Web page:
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Should I make a new will?

(11 Posts)
northangerabbey Sun 09-Jun-13 17:49:40

I'm in the middle of divorce proceedings having separated from STBX 2.5 years ago. I'm now with my DP and we're planning to buy a house together soon but no plans to marry. I would want to make sure my kids were looked after (STBX now lives in UAE on a 5 yr contract and has hardly any access). I'd proably arrange for my DSis to look after them if I die.

Will my dp be next of kin and therefore inherit everything if I don't make a will? If not, can I just write a letter making him NOK? At the moment my will gives everything to STBX but I know that will be cancelled when we get the divorce through.

SoupDragon Sun 09-Jun-13 17:51:45

You'll definitely need a will if you are not married.

meditrina Sun 09-Jun-13 17:57:43

No. If you die without a will the intestacy rules apply and non-marital partners do not get anything. NOK is a pretty nebulous concept in UK, and writing a letter about it won'tl make any difference at all.

You need to specify preferred guardianship for DC, if not the authorities will decide.

Your assets will to to your blood family, divided according to rules. If your divorce is not completed, STBX would also stand to inherit.

You really do need a Will.

mumblechum1 Sun 09-Jun-13 18:24:24

You really should make a will, for two reasons:

1. Your partner may not inherit anything from you automatically if you don't have a will. If you buy your new property as tenants in common, then he won't, but if you buy it as joint tenants and one of you dies, the survivor of you automatically inherits it all. That may in itself be a problem, though, as presumably you'd want to make sure your children inherit from you. If the house is your only or main asset, then your partner could easily gift it to someone else in his own will (or, of course simply sell it and keep the proceeds).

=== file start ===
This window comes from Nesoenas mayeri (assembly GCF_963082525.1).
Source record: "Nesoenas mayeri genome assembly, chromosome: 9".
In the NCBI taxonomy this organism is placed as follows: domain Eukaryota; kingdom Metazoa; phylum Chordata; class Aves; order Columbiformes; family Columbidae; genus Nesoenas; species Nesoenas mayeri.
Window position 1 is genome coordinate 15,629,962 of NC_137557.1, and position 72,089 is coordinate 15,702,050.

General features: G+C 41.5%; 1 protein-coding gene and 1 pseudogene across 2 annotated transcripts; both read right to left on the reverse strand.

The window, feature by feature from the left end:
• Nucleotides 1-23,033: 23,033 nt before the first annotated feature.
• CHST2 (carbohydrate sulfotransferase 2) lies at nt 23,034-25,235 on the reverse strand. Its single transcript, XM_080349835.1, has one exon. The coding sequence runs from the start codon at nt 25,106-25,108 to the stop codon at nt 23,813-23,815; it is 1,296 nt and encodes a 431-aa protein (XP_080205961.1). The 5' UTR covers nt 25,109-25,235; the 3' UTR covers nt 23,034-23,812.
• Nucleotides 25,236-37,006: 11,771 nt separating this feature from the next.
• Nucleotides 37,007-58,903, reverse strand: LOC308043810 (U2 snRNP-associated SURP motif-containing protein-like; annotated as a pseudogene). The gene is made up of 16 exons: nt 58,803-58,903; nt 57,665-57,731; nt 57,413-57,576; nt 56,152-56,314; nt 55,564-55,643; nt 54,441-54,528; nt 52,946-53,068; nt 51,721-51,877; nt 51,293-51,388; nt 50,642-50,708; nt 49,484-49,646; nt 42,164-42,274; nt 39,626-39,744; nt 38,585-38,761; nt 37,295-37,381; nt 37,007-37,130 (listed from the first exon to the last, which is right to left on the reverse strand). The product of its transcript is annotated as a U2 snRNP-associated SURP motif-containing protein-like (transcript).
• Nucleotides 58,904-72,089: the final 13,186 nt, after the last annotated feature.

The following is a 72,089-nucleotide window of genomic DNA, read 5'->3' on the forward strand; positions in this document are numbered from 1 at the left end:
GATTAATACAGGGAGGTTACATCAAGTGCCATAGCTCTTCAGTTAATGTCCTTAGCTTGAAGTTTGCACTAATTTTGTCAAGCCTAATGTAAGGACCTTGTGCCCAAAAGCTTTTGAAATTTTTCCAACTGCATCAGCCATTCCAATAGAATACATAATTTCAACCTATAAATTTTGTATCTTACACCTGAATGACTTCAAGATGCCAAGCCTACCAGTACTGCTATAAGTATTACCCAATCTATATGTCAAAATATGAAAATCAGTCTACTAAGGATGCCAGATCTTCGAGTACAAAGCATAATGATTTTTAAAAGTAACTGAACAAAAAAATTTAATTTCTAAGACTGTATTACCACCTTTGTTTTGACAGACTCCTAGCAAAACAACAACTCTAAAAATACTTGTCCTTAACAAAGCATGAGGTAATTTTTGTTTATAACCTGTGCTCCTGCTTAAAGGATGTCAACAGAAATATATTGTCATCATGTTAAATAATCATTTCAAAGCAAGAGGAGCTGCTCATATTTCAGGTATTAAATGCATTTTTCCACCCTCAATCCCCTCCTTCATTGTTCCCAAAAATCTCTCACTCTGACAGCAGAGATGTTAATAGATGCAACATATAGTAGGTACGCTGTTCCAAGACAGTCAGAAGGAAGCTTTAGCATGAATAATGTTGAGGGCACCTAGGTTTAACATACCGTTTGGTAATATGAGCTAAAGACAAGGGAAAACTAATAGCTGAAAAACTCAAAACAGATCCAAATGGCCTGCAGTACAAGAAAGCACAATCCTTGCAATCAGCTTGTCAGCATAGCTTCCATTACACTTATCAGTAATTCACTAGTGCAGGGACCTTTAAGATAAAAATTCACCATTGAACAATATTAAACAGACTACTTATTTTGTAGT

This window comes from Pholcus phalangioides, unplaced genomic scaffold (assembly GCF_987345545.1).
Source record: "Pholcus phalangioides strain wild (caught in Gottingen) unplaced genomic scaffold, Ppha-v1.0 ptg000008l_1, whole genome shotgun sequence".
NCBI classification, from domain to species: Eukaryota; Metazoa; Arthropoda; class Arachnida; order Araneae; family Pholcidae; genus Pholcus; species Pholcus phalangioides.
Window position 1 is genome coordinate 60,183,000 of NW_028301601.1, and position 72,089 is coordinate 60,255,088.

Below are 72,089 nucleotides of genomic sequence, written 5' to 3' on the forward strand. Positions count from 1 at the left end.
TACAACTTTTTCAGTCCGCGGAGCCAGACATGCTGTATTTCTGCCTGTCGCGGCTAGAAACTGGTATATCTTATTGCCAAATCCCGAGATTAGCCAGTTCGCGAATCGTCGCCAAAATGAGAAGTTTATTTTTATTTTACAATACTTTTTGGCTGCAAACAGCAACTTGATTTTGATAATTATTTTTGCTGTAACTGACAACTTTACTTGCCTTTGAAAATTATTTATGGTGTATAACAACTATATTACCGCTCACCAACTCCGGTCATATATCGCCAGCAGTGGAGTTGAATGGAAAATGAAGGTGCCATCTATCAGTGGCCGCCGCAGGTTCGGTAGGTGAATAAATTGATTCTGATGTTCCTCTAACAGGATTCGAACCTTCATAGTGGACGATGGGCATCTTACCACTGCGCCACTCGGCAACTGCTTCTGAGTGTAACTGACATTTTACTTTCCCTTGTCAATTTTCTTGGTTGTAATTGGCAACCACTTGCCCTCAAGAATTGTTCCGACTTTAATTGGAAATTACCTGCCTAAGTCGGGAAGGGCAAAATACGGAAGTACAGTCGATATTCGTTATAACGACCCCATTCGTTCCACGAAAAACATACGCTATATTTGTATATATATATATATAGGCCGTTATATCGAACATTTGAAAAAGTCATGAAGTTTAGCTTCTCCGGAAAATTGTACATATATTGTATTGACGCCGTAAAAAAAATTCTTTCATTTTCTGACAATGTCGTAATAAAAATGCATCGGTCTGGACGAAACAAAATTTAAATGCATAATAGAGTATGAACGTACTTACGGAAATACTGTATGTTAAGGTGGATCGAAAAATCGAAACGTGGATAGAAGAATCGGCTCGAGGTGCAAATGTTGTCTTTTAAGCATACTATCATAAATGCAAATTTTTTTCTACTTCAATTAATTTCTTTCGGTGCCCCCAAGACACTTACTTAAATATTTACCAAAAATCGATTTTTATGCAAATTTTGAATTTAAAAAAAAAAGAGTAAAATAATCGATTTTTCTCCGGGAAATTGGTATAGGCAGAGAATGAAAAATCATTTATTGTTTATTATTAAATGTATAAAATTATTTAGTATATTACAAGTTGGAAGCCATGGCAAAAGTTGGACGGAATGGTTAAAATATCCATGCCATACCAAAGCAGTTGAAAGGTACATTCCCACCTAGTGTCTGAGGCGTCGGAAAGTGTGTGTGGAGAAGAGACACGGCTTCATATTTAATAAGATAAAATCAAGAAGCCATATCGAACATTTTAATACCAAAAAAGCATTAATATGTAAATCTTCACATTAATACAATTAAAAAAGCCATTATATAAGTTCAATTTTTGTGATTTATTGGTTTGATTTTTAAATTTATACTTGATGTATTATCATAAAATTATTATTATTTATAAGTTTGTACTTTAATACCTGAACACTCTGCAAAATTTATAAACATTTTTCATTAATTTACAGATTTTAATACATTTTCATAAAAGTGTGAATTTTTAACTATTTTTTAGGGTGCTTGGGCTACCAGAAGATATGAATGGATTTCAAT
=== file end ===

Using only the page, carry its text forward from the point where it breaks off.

2. If your children's father is unable to care for them, it would be sensible to appoint a guardian. The guardianship clause would have to be clear about the circumstances and your specific wishes, eg if he came back to the UK and could look after them, would you be happy for the guardian appointment to lapse?

In your circumstances, it would certainly be sensible to buy the property as tenants in common and then grant each other a life interest, or a shorter right to reside so that your children received their inheritance at a reasonable age. This type of trust would also cover who pays for the maintenance of the house, insurance, etc. Obviously a lot depends on what each of you is contributing to the purchase and future mortgage payments etc.

I'm a will writer and qualified lawyer and have a paid for advert over on the Classified Small Business Section of Mumsnet if you'd like any further info.

The ad is titled, "Marlow Wills: 5* Will Writing Service Recommended by Mumsnetters* and of course there's no obligation to use the service, I'm happy to provide free advice as necessary. smile

mumblechum1 Mon 10-Jun-13 19:51:41

btw if you do want to make a will, it would be a good idea to specifically exclude your husband, just to avoid the possibility of him saying that he was excluded accidentally.

I'd suggest that you add a clause to say that, for the avoidance of doubt, you have specifically excluded your husband as a beneficiary because you are estranged and divorce proceedings are pending.

northangerabbey Tue 11-Jun-13 12:37:05

Thanks Mumblechum, I've emailed you through the Marlow Wills website.

Theas18 Tue 11-Jun-13 12:43:28


mumblechum1 Tue 11-Jun-13 13:07:16

grin at Theas18's enthusiasm!

Thanks OP, I'll be in touch to sort out a phone appointment to take place sometime this week - I can do it in the evening if that's more convenient.

DeepRedBetty Tue 11-Jun-13 13:09:12

Just to say mumblechum is mustard OP! <very satisfied customer emoticongrin>

mumblechum1 Tue 11-Jun-13 13:38:25

DeepRedBetty How very kind of you! smile

MOSagain Fri 14-Jun-13 21:46:53

Another vote of confidence for mumbles

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